Micro- and nano-breweries might be the “in” thing, continually adding new spots to the local bar and restaurant landscape. But while beer has had quite the social come-up, wine has been the relaxing, sipping, alcoholic beverage choice of many for centuries, and wine bars such as the Wine Mill have been a steady presence.

As one might expect from a place called the Wine Mill, situated in an actual old mill and former Indian-themed art and knickknack shop, it's pretty rustic. There's wood everything, everywhere, along with a few decorative relics from the building's long history and past incarnations. You'll definitely feel as if you're in an old mill and it lends a quaint, low-key atmosphere.

Overall, the space isn't very large. Downstairs, there's a bar on one side of the room and several tables for groups. Upstairs are a few tables and a nice lounge area with leather furniture and another small bar used for events. Some taller folks may find themselves reflexively stooping a bit should they try the upstairs tables, but there's plenty of room for all shapes and sizes in the cozy lounge.

Longtime friends Valerie Hennis of Peninsula and Brandi Smith of Macedonia were enjoying having the upstairs all to themselves while sipping wine and having a nosh of spinach artichoke skillet dip. Hennis lives nearby, making it easy for her to be a regular customer.

"A lot of the people who live in the neighborhood, we just walk here in the summer. They do have great food and service and a really quaint ... atmosphere. It's just a great and unique place. They have a hidden gem here,” Hennis said.

“Actually, I want to move to this neighborhood,” Smith said laughing.

Smith and Hennis have been friends for 20 years and usually just pick a place at random to meet, but Hennis brought her buddy to the Wine Mill this time and created another fan. The two have also attended private events there.

“We had a party in this room for [Hennis’] birthday and one for my mom last year,” Smith said. “They are really great at hosting. They did a really great job, they put a private bartender up there and the food is good, great service and my family loved the Moscato here. They all bought Moscato.”

Of course, the Wine Mill has wine, but if you've read this space, you know this writer is more of a beer snob. According to Phil Masturzo, the Beacon Journal's resident wine guy (he has an actual wine cellar, so you know he’s legit), the Wine Mill has a respectable variety of wines, including some of the better Ohio wines.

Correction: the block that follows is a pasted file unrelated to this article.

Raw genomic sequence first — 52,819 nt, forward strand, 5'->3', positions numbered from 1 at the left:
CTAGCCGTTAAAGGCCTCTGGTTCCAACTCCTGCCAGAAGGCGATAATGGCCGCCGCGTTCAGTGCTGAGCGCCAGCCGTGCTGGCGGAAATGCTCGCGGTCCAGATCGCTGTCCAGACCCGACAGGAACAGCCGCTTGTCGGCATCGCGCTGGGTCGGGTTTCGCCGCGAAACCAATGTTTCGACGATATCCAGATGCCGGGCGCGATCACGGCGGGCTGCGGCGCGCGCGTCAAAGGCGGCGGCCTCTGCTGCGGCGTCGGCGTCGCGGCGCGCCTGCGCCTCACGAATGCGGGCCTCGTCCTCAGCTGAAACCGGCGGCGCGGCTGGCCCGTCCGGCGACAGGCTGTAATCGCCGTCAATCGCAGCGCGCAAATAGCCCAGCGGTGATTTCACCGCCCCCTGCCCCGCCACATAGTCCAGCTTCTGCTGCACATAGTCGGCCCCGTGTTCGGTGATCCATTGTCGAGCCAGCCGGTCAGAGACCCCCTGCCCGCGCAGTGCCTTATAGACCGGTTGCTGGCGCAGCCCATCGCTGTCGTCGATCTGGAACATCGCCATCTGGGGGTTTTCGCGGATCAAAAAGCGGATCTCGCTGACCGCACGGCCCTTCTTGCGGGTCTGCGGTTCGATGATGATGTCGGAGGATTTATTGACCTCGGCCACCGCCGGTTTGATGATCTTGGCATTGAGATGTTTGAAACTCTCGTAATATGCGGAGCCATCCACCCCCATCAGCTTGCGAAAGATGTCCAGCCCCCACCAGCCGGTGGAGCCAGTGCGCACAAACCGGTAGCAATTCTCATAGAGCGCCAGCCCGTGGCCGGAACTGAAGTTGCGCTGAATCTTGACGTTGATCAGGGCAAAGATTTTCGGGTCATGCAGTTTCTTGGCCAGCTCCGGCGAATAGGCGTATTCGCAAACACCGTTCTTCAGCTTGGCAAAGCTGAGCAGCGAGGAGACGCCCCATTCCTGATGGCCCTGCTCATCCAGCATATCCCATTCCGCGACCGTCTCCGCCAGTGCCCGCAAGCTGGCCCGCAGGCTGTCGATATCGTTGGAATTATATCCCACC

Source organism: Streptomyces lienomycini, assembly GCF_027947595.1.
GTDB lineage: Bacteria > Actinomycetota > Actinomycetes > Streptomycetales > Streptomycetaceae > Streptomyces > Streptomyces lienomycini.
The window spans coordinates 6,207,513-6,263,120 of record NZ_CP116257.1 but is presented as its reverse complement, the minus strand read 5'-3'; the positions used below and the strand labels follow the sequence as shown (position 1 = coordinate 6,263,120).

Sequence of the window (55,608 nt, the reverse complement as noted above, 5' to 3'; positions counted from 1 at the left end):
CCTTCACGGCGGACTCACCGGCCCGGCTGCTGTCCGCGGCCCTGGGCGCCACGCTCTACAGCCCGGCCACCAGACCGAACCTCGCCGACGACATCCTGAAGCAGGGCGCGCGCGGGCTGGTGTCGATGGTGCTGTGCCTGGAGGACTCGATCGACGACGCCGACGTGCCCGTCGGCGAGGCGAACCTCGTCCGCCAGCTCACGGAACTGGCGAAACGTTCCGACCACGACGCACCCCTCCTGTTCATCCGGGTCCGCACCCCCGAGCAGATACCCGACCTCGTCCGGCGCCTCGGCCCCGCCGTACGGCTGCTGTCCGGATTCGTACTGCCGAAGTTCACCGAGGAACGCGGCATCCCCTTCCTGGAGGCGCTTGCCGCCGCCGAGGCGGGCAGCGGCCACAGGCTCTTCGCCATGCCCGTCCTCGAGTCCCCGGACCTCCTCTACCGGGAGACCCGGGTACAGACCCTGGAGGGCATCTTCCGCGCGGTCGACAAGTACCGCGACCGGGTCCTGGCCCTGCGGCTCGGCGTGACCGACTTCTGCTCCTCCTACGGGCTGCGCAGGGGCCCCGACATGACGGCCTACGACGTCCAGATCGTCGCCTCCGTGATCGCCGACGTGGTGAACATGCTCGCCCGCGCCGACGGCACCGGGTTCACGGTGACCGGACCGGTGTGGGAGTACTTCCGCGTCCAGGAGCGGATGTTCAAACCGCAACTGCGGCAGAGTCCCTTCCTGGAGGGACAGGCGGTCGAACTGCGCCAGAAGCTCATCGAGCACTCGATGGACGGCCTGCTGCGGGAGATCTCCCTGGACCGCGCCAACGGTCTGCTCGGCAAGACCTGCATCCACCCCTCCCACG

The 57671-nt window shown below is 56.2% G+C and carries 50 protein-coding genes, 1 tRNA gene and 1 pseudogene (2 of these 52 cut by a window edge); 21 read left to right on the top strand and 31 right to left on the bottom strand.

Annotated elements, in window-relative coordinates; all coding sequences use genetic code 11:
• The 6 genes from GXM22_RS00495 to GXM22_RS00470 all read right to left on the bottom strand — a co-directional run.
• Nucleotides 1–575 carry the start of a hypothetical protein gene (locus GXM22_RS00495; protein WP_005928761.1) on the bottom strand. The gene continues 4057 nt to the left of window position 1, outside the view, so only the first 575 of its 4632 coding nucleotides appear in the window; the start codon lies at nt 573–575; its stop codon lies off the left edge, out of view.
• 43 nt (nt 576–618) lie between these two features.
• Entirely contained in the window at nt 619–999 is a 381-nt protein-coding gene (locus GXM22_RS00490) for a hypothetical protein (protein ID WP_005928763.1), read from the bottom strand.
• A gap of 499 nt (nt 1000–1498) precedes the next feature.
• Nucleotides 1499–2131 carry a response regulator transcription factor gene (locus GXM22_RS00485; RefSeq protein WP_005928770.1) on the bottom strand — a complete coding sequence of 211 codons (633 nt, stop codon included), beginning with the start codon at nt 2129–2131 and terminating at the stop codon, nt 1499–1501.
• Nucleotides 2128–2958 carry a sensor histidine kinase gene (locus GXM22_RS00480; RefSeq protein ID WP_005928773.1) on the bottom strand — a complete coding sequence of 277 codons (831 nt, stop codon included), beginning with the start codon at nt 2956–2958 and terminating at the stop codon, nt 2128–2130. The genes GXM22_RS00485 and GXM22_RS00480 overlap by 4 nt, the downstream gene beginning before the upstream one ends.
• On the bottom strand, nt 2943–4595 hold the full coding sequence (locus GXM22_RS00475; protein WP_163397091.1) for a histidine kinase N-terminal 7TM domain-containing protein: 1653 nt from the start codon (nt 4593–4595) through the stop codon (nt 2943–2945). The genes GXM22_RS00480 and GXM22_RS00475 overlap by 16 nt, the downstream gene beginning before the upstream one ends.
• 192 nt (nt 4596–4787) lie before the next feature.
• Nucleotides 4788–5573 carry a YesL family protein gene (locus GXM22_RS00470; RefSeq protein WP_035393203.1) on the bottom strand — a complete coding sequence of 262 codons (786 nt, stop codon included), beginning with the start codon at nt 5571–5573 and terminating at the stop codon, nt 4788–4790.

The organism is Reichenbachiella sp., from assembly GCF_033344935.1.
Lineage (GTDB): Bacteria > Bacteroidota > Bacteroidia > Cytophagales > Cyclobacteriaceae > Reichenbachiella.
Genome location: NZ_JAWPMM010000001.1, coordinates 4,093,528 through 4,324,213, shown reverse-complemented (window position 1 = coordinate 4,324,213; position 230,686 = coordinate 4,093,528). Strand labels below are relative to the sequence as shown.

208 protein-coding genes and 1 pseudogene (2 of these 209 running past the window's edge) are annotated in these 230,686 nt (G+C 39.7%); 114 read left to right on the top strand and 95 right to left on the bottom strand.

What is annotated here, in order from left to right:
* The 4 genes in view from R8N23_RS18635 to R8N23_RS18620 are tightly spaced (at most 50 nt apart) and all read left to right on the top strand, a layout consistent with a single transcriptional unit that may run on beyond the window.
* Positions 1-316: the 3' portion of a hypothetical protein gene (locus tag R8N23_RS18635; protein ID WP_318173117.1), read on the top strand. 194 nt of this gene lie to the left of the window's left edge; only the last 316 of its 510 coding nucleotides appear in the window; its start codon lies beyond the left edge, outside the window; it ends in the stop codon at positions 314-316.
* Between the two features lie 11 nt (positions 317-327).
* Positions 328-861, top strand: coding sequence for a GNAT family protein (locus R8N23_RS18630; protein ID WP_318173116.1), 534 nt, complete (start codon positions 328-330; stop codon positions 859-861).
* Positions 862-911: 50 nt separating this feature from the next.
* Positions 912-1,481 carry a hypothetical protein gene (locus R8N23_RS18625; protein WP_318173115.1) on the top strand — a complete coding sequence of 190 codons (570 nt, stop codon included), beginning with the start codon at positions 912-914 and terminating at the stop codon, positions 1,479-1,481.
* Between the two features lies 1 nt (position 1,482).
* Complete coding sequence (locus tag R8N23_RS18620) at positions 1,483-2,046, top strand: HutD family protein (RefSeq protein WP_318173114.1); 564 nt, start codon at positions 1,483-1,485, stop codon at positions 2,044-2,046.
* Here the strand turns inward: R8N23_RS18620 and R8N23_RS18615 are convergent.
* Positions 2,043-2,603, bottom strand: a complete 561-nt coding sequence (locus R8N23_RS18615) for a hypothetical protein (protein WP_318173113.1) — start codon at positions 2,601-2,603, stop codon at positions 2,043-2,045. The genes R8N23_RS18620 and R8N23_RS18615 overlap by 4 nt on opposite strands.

Most of its 50-some wines are offered by the glass and are in the $8-15 range with a couple of higher-priced vinos (What? You thought you were going to savor a glass of Salvestrin Retaggio for $10, C'mon, now?). There are reds, whites, some rosés, a couple of sparkling wines and a dessert port. Flights of any three house wines are also an option. For non-wine drinkers, there is also a decent selection of rotating craft beers and a few specialty cocktails.

The food menu is stacked with shareable items. The skillet dips for $18-$23 are definitely for more than one person. We’re not talking one of those cute, single-serving, pygmy skillets you get at some other hip spots. The New England Crab skillet ($23) we tried was full-sized and fully packed with gooey Jarlsberg cheese, a quarter-pound of crab meat and a liberal amount of Old Bay, and it was quite delicious with the fresh bread.

We also enjoyed the cheese board ($19), and had both the Greek and the pear and pecan mason jar salads, which come in big jars that you get to shake for some exercise before enjoying your roughage. We had to get to-go boxes.

Kelly Harris of Barberton visited with her sister and brother-in-law, Kathy and Craig Dulaney of Green. Craig Dulaney is a big fan of the food.

“The spinach and artichoke dip is very good and I had the chicken Parmesan [oven-fried sliders with marinara and mozzarella], which is fantastic, and I’ve had their short ribs [with au jus, french bread and onion vines] before also, very good. And they’re large portions to share,” he said.

Harris was there for the first time and was impressed.

“I’m wondering why I hadn’t heard of it before,” Harris said. “The atmosphere ... I love it. It’s pretty quaint, it’s cozy, comfortable, I just feel like I’ve been here a million times, I love it.”

 

Malcolm X Abram can be reached at mabram@thebeaconjournal.com or 330-996-3758. Like him on Facebook at http://on.fb.me/1lNgxml, and follow him on Twitter @malcolmabramABJ.